Written by: Promila Roychoudhury-Koho, Andrea Vianello and Sami Laine, Siili Solutions
The AI services and products are developed to answer our needs today – or at least in the near future. As the years go by, the needs will change and the technology might be used very differently. In this blog post, we argue that responsible AI development also involves doing our best to imagine such unexpected uses. It is important that we explore, critique, and discuss the way today’s technologies might shape the future.
Developing a technical application comes with a responsibility to think of the long-term implications
The term ‘speculative design’ was coined by Anthony Dunne and Fiona Raby. The two popularized the concept in their book, Speculative Everything: Design, Dreaming, and Social Dreaming (2013).
The aim is to create products and services to match the possible future scenarios. This is a complex task. In contrast to design thinking that focuses on current needs, speculative design broadens the scope and tries to address the bigger societal issues. We should adopt a speculative design approach when we attempt to answer questions about long-term societal implications and preferred outcomes, such as:
● How should AI design impact society?
● How can we design AI for a healthier ecosystem?
● What can we do with AI to influence future cultures?
● How can future technologies impact our AI products and services—and vice versa?
A popular example is the satirical British mini-series called Black Mirror, which draws from the technology development nightmares. One episode vividly and humorously portrays a fictional society where every action is recorded and all functions depend on one’s social credit score. The main character is seen throughout the episode working hard to raise her score. She does this to get hoards of elite benefits that are reserved for the high-ranking individuals, in other words, “the good”.
The use of social credit is not pure fiction, though: in 2007 the Chinese government presented a vision for applying such a system. The concept has been trending ever since as it is seen as a way to increase trust in society. However, the social credit system is more than the individual scores. It is a system of pervasive surveillance that aims to measure many aspects of people’s daily life.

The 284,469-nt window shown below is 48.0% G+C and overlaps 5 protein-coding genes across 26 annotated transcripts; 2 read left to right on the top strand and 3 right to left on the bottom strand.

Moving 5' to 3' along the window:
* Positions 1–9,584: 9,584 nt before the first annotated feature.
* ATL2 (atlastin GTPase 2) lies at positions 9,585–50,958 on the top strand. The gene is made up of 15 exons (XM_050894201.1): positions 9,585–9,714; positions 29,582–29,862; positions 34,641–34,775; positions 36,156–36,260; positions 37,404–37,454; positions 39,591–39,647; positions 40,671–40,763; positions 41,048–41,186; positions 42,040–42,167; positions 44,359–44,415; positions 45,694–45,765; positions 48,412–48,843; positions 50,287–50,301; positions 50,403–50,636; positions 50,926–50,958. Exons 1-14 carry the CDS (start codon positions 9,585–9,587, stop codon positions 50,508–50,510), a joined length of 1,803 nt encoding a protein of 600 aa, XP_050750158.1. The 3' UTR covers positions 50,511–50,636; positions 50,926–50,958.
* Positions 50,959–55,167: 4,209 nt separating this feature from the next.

Just like Nosedive can help us imagine the possible scenarios of mass surveillance, all fictional stories are great examples of a speculative design exercise – engaging, tangible glimpses into the future. Cautionary tales, what-if scenarios, thought experiments and counterfactual theories provide plenty of inspiration for mapping plausible scenarios. In speculative design, one must dare to explore, hybridize and borrow ideas and embrace uncertainty.
Technological advancements constantly refine our environment and expectations, broadening our conception of what is possible. We can use methodologies from speculative design to debate potential ethical, cultural, social and political implications. In theory, we are ethically designing the most desirable solution and outcomes (Dunne and Raby 2013).
How to apply speculative design in practice?
In my design practice, the future is currently defined in a two weeks sprint or maybe three months, when the first minimum viable product is ready for the users. Alternatively, it can be interpreted as the two-year increment plan when the product gets another upgrade. But for a speculative designer, the concept of the future is typically seen in horizons and it is normal to start working from the horizon that spans more than a decade into the future.
Ideally, a speculative design project starts with the signal, which involves looking into the world and understanding what is happening and what is emerging, what is bubbling up. We take those signals and lay them against a particular focus, that can be defined e.g. by the industries we are working in, the company we are consulting, a problem that we are exploring or trying to solve, and so on. With that initial signal and focus, we start designing multiple scenarios that provide a somewhat general analysis of where the world is going to be.
The practical challenge in speculative design is to identify different motives for using the technology, including the more controversial ones. For example in smart cities, a plethora of edge computing, cameras and other sensors using 5G wireless connections are expected to form the backbone of a smart city. Counting the number of passing cars on the road helps civic engineers optimize road maintenance, but tracking a vehicle across multiple live camera feeds is a powerful form of surveillance.
The speculative design projects don’t provide answers for creating a new world, where unethical actions could never occur, but rather invoke more questions, thoughts and ideas. They probe our beliefs and values, challenge our assumptions and encourage us to imagine how what we call normal could be different. Speculative projects occupy a space between reality and the impossible, a space of dreams, hopes, and fear. They help us evaluate if the solutions we have designed might not be the only way and perhaps the best way.
In short, speculative design is about reimagining reality. It is the design of future products and services, as a way to understand the implications of emerging technology or social and cultural trends. As designers, creators, or developers, it is critical to engage in such exercises to create concrete strategies for shaping our preferred futures!